The White House

H. DE MARSAN . Songs, Ballads, toy books. 54 Chatham Street, N.Y.

The White House.

should you ever take a ramble, and go to Washington,
Just call at the White House, before you leave the town,
And see Old Abe’s big family around the table sit,
And eating up Old Uncle Sam in morsels, bit by bit;
And, if you’ll pay attention to this little song of mine,
I’ll give you all particulars in a simple bit of rhyme.

There are lawyers, statesmen, soldiers, contractors by the score,
With, shamming politicians, and every kind of bore:
From Barnum down to Cassius Clay, they round Old Abe do stand,
A-listening to the anecdotes he’s got at his command.
And I’ll tell you the experience I got, the other day,
And the folks who were assembled, when I did pass that way.

There was Thurlow Weed and Beecher with H. Greely playing whist,
There was Chase and Charley Sumner setting too with naked fist,
While Fernando Wood was looking on and laughing at the fun:
While Welles wan winking at a girl, and Seward drinking rum;
And none refused Old Abe’s champagne when asked once to quaff,
While at his quaint and funny tales all present they did laugu.

Tom Corwing, fresh from Mexico, a-blowing of his nose:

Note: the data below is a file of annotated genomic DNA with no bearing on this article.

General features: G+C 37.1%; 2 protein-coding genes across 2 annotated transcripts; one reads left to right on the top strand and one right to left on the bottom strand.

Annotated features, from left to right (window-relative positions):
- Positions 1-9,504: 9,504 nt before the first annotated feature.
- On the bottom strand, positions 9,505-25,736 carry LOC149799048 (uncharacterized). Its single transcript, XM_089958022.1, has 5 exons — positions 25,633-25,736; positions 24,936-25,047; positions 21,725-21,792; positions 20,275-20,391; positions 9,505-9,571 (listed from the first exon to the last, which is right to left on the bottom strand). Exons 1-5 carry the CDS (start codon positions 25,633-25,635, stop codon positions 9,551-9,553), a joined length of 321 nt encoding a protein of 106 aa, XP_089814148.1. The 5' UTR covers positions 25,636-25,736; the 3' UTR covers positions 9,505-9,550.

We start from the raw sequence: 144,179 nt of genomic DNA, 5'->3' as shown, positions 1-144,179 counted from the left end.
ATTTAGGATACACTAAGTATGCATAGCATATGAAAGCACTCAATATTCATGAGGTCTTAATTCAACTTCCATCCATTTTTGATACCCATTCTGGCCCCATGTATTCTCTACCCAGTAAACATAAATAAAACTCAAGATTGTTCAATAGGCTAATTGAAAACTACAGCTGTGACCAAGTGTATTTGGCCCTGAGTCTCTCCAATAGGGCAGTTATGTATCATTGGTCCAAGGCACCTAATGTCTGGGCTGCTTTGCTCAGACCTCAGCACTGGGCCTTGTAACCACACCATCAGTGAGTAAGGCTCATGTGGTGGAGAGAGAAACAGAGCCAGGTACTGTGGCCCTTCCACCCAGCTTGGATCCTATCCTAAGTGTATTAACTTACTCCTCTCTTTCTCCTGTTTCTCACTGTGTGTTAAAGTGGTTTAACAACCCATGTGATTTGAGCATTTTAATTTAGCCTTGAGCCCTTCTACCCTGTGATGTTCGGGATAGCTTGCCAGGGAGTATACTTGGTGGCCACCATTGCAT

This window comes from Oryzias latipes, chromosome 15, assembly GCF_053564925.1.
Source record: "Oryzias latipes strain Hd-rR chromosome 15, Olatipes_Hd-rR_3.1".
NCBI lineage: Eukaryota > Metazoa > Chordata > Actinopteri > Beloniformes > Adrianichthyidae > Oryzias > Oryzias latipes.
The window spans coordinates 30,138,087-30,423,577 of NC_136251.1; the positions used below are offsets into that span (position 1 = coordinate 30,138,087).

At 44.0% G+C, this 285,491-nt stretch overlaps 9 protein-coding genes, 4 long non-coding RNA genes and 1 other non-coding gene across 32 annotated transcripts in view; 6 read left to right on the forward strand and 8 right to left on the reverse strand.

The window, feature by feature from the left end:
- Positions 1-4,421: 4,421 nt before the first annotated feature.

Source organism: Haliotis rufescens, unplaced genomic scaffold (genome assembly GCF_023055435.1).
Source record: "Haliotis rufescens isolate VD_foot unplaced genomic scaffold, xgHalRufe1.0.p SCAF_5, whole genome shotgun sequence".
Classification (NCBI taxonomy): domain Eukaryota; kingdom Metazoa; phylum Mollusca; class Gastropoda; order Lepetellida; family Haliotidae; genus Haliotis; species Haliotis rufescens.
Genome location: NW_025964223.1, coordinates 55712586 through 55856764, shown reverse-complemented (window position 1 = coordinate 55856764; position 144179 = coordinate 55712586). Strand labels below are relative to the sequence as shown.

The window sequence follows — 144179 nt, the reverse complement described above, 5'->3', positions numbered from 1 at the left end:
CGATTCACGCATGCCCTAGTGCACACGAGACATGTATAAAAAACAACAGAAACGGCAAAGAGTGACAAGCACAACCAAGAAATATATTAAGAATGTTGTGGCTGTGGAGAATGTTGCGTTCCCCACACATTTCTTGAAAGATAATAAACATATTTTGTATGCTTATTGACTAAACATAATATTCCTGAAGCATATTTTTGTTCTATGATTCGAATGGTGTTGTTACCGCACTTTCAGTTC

And Fremont telling Abram the cause of all his woes;
And Ben Wood studying policy, with Lovejoy talking nig;
And Wade, from sweet Ohio, strutting out in chalk-a-pig;
And Valandingham, the orator, a-pumping round the place:
And Stanton swearing at them all for entailing suck disgrace.

A Wall-street broker peddling gold if the Country sink or swim..
Why need he care a d—n for that? the cash is all to him;
Five-hundred Brigadiers in all with nothing for to do;
Attorney Bates laying down the law where best to put the screw;
With Blair and Smith a-fighting: and the devil lookup on,
Thinking what a haul he’d have of souls from Washington!
And such is life at Abram’s; should you go that way,
You’ll find it just as I have sung, on each reception-day.

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